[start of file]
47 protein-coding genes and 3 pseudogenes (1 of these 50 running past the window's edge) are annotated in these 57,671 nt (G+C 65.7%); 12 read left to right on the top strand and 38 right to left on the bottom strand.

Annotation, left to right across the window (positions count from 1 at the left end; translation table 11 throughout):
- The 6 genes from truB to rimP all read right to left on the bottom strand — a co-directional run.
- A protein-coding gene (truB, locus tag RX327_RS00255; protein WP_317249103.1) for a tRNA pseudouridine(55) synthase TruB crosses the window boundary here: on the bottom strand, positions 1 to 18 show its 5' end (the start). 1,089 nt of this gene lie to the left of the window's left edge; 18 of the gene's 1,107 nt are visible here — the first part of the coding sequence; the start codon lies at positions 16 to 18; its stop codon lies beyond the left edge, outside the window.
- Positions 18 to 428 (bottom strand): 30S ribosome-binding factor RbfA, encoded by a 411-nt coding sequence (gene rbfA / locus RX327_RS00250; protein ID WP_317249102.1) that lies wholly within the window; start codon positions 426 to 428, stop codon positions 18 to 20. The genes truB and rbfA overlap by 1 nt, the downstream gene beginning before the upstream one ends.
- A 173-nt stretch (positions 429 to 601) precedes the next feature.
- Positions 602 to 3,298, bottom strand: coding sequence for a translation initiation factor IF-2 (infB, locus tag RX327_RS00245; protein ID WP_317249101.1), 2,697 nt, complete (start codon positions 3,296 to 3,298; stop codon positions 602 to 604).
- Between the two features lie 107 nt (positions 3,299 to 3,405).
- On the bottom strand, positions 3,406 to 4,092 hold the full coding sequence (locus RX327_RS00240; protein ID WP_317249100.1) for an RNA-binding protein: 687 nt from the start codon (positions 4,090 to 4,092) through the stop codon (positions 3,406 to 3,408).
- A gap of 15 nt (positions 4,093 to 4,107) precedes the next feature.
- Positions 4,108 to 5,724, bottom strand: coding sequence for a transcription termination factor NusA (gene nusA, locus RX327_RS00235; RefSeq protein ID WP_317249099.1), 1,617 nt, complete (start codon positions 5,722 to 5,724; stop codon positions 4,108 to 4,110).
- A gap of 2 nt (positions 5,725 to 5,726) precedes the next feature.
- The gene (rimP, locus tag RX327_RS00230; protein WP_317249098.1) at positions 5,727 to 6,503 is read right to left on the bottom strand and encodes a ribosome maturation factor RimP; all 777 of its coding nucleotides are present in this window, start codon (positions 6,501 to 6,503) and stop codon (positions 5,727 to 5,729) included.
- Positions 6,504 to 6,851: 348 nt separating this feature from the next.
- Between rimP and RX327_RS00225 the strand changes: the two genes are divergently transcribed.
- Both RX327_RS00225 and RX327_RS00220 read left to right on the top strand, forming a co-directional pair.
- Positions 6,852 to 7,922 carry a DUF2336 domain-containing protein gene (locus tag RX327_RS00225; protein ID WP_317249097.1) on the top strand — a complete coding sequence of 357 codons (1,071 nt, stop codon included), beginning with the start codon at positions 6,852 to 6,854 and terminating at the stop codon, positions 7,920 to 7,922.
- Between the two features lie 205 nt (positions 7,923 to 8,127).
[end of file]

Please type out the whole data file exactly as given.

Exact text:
47 protein-coding genes and 3 pseudogenes (1 of these 50 running past the window's edge) are annotated in these 57,671 nt (G+C 65.7%); 12 read left to right on the top strand and 38 right to left on the bottom strand.

Annotation, left to right across the window (positions count from 1 at the left end; translation table 11 throughout):
- The 6 genes from truB to rimP all read right to left on the bottom strand — a co-directional run.
- A protein-coding gene (truB, locus tag RX327_RS00255; protein WP_317249103.1) for a tRNA pseudouridine(55) synthase TruB crosses the window boundary here: on the bottom strand, positions 1 to 18 show its 5' end (the start). 1,089 nt of this gene lie to the left of the window's left edge; 18 of the gene's 1,107 nt are visible here — the first part of the coding sequence; the start codon lies at positions 16 to 18; its stop codon lies beyond the left edge, outside the window.
- Positions 18 to 428 (bottom strand): 30S ribosome-binding factor RbfA, encoded by a 411-nt coding sequence (gene rbfA / locus RX327_RS00250; protein ID WP_317249102.1) that lies wholly within the window; start codon positions 426 to 428, stop codon positions 18 to 20. The genes truB and rbfA overlap by 1 nt, the downstream gene beginning before the upstream one ends.
- A 173-nt stretch (positions 429 to 601) precedes the next feature.
- Positions 602 to 3,298, bottom strand: coding sequence for a translation initiation factor IF-2 (infB, locus tag RX327_RS00245; protein ID WP_317249101.1), 2,697 nt, complete (start codon positions 3,296 to 3,298; stop codon positions 602 to 604).
- Between the two features lie 107 nt (positions 3,299 to 3,405).
- On the bottom strand, positions 3,406 to 4,092 hold the full coding sequence (locus RX327_RS00240; protein ID WP_317249100.1) for an RNA-binding protein: 687 nt from the start codon (positions 4,090 to 4,092) through the stop codon (positions 3,406 to 3,408).
- A gap of 15 nt (positions 4,093 to 4,107) precedes the next feature.
- Positions 4,108 to 5,724, bottom strand: coding sequence for a transcription termination factor NusA (gene nusA, locus RX327_RS00235; RefSeq protein ID WP_317249099.1), 1,617 nt, complete (start codon positions 5,722 to 5,724; stop codon positions 4,108 to 4,110).
- A gap of 2 nt (positions 5,725 to 5,726) precedes the next feature.
- The gene (rimP, locus tag RX327_RS00230; protein WP_317249098.1) at positions 5,727 to 6,503 is read right to left on the bottom strand and encodes a ribosome maturation factor RimP; all 777 of its coding nucleotides are present in this window, start codon (positions 6,501 to 6,503) and stop codon (positions 5,727 to 5,729) included.
- Positions 6,504 to 6,851: 348 nt separating this feature from the next.
- Between rimP and RX327_RS00225 the strand changes: the two genes are divergently transcribed.
- Both RX327_RS00225 and RX327_RS00220 read left to right on the top strand, forming a co-directional pair.
- Positions 6,852 to 7,922 carry a DUF2336 domain-containing protein gene (locus tag RX327_RS00225; protein ID WP_317249097.1) on the top strand — a complete coding sequence of 357 codons (1,071 nt, stop codon included), beginning with the start codon at positions 6,852 to 6,854 and terminating at the stop codon, positions 7,920 to 7,922.
- Between the two features lie 205 nt (positions 7,923 to 8,127).